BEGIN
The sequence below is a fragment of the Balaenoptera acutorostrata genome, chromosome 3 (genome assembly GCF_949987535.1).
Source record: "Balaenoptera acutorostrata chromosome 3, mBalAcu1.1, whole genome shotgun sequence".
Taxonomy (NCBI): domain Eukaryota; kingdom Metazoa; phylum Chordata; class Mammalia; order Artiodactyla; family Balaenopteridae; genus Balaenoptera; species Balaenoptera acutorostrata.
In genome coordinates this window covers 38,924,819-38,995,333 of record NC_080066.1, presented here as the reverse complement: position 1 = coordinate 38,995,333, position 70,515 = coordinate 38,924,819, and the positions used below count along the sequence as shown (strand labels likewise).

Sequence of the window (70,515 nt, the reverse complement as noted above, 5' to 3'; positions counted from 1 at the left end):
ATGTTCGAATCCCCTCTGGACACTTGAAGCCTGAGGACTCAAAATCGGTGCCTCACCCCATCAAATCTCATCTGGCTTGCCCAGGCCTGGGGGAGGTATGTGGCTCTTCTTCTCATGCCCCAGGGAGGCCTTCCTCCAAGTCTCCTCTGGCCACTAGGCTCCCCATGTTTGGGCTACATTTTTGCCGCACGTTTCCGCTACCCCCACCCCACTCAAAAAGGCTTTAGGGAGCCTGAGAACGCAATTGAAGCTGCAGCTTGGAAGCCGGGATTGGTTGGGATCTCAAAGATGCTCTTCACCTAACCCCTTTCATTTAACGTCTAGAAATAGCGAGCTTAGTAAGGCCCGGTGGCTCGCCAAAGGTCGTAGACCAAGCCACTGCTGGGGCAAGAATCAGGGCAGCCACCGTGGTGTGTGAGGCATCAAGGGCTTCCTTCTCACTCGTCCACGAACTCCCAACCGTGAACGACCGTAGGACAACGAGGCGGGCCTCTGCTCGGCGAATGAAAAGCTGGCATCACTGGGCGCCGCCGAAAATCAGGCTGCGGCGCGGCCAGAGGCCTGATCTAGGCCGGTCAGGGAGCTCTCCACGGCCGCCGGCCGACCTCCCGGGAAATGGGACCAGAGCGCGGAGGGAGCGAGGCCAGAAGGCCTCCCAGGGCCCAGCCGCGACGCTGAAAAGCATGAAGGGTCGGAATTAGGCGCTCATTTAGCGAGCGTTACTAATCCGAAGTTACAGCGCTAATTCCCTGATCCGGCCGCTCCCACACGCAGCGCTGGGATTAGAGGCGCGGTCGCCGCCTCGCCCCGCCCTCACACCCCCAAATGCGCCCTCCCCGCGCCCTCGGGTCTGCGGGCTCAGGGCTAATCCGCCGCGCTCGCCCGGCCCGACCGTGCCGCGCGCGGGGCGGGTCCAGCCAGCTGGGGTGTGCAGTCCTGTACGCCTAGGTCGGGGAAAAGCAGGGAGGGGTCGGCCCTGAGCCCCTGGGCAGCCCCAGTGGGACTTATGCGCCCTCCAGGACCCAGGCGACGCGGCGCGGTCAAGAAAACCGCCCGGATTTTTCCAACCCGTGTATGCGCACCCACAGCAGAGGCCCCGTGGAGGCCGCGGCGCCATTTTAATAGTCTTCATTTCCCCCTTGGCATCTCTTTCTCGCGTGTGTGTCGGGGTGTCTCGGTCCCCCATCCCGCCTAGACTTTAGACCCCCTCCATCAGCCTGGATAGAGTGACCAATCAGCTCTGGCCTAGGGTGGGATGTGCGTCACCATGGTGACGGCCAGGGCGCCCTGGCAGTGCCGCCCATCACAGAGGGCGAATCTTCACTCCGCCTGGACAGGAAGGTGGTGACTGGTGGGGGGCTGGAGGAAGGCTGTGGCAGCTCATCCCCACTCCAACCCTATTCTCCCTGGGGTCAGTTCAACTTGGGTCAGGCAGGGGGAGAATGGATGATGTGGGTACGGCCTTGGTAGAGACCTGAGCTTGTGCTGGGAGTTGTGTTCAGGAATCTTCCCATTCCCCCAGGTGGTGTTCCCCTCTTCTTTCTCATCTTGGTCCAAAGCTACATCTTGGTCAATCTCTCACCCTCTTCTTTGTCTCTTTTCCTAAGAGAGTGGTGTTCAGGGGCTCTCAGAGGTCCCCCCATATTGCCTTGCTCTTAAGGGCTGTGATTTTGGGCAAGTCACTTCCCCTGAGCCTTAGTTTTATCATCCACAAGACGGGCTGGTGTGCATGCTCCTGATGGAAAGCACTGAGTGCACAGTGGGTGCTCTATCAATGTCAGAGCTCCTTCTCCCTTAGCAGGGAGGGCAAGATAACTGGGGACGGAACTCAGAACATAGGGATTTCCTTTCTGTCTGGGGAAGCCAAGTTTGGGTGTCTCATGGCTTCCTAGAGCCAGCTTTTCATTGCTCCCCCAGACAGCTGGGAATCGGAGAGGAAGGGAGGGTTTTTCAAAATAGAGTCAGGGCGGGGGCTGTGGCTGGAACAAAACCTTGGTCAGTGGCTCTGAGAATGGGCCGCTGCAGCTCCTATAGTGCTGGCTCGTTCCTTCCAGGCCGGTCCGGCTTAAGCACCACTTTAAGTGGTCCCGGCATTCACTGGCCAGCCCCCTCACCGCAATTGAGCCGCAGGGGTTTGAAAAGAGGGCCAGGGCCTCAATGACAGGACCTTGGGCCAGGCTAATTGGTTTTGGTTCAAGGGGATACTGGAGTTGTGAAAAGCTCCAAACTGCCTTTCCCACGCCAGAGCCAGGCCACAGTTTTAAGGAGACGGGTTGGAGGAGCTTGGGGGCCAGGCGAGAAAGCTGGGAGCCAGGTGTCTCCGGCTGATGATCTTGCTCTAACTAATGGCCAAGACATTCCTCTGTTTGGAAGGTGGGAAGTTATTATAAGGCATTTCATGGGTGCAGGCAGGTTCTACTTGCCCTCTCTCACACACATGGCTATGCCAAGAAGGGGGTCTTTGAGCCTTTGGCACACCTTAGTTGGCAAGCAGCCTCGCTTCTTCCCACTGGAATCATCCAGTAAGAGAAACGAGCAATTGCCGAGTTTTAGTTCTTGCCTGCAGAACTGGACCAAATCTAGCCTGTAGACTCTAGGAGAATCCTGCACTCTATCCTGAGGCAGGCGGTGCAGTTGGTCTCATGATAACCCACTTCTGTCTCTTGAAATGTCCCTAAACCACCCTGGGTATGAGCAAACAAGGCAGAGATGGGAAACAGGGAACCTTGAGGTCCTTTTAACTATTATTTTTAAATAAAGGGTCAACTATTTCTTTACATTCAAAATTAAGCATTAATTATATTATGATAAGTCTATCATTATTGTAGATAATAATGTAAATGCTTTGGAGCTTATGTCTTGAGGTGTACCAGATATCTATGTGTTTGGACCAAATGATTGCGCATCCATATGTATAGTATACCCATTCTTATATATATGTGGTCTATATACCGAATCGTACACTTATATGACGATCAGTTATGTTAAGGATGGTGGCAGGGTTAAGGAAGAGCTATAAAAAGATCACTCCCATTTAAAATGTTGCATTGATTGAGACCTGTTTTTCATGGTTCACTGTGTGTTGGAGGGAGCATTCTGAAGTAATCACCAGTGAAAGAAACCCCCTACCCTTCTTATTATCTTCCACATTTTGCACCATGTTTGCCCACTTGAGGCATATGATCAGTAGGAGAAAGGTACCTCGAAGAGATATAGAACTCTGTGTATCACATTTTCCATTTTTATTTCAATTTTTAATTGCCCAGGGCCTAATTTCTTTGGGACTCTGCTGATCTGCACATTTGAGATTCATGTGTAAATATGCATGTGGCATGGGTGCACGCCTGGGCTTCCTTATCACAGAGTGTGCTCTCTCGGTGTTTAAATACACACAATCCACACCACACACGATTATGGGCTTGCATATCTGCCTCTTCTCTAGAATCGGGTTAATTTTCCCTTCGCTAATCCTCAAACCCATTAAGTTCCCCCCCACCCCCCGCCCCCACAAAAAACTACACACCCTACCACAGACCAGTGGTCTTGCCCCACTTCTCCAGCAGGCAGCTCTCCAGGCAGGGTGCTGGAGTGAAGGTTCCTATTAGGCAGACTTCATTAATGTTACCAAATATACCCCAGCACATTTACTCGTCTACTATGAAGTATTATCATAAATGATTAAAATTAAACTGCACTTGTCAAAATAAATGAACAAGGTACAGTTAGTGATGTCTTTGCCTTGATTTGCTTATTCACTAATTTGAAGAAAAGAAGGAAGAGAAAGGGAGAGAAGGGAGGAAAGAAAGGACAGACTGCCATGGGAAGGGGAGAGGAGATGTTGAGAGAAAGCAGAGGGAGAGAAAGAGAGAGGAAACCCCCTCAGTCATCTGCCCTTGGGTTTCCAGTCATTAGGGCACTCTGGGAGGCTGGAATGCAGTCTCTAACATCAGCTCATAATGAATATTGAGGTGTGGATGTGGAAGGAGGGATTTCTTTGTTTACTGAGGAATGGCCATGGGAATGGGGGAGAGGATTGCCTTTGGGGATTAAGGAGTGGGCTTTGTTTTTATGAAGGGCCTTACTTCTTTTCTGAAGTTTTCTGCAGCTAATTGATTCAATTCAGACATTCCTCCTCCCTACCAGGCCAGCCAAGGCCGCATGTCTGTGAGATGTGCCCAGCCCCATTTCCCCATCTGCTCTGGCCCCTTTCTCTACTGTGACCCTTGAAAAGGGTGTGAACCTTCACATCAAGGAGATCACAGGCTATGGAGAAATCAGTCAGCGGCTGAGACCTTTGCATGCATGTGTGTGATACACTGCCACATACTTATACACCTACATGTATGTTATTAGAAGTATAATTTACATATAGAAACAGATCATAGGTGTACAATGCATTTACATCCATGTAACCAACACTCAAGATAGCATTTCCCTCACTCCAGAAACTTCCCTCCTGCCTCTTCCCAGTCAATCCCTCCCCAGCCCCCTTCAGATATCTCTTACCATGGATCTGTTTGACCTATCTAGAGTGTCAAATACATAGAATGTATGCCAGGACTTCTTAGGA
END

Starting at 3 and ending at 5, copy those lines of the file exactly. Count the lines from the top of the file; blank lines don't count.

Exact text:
Taxonomy (NCBI): domain Eukaryota; kingdom Metazoa; phylum Chordata; class Mammalia; order Artiodactyla; family Balaenopteridae; genus Balaenoptera; species Balaenoptera acutorostrata.
In genome coordinates this window covers 38,924,819-38,995,333 of record NC_080066.1, presented here as the reverse complement: position 1 = coordinate 38,995,333, position 70,515 = coordinate 38,924,819, and the positions used below count along the sequence as shown (strand labels likewise).

Sequence of the window (70,515 nt, the reverse complement as noted above, 5' to 3'; positions counted from 1 at the left end):